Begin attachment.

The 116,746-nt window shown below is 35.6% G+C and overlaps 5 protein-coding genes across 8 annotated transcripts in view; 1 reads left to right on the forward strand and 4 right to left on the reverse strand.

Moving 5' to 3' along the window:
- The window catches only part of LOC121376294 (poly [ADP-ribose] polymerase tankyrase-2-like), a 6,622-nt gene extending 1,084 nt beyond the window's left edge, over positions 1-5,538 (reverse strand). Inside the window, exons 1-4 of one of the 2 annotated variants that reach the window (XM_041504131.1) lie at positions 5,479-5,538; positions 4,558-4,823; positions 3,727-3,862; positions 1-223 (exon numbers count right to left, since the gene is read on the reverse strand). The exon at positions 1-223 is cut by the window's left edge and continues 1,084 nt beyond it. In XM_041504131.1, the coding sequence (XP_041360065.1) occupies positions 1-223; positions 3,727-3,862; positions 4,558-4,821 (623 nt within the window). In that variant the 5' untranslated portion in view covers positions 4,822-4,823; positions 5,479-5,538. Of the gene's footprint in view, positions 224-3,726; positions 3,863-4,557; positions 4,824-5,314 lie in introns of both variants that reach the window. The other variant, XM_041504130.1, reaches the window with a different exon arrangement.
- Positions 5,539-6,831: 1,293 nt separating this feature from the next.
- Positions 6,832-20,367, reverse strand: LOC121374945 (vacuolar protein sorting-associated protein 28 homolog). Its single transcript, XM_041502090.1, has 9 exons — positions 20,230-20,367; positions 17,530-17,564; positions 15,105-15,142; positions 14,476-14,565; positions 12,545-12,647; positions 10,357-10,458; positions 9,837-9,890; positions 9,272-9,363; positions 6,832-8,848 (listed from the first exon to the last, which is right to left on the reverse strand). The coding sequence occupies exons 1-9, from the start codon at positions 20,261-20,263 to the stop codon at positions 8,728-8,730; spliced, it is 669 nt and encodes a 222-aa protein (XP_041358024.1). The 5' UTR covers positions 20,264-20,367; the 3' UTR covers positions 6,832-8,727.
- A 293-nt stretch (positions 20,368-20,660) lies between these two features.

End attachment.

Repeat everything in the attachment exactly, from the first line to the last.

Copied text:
The 116,746-nt window shown below is 35.6% G+C and overlaps 5 protein-coding genes across 8 annotated transcripts in view; 1 reads left to right on the forward strand and 4 right to left on the reverse strand.

Moving 5' to 3' along the window:
- The window catches only part of LOC121376294 (poly [ADP-ribose] polymerase tankyrase-2-like), a 6,622-nt gene extending 1,084 nt beyond the window's left edge, over positions 1-5,538 (reverse strand). Inside the window, exons 1-4 of one of the 2 annotated variants that reach the window (XM_041504131.1) lie at positions 5,479-5,538; positions 4,558-4,823; positions 3,727-3,862; positions 1-223 (exon numbers count right to left, since the gene is read on the reverse strand). The exon at positions 1-223 is cut by the window's left edge and continues 1,084 nt beyond it. In XM_041504131.1, the coding sequence (XP_041360065.1) occupies positions 1-223; positions 3,727-3,862; positions 4,558-4,821 (623 nt within the window). In that variant the 5' untranslated portion in view covers positions 4,822-4,823; positions 5,479-5,538. Of the gene's footprint in view, positions 224-3,726; positions 3,863-4,557; positions 4,824-5,314 lie in introns of both variants that reach the window. The other variant, XM_041504130.1, reaches the window with a different exon arrangement.
- Positions 5,539-6,831: 1,293 nt separating this feature from the next.
- Positions 6,832-20,367, reverse strand: LOC121374945 (vacuolar protein sorting-associated protein 28 homolog). Its single transcript, XM_041502090.1, has 9 exons — positions 20,230-20,367; positions 17,530-17,564; positions 15,105-15,142; positions 14,476-14,565; positions 12,545-12,647; positions 10,357-10,458; positions 9,837-9,890; positions 9,272-9,363; positions 6,832-8,848 (listed from the first exon to the last, which is right to left on the reverse strand). The coding sequence occupies exons 1-9, from the start codon at positions 20,261-20,263 to the stop codon at positions 8,728-8,730; spliced, it is 669 nt and encodes a 222-aa protein (XP_041358024.1). The 5' UTR covers positions 20,264-20,367; the 3' UTR covers positions 6,832-8,727.
- A 293-nt stretch (positions 20,368-20,660) lies between these two features.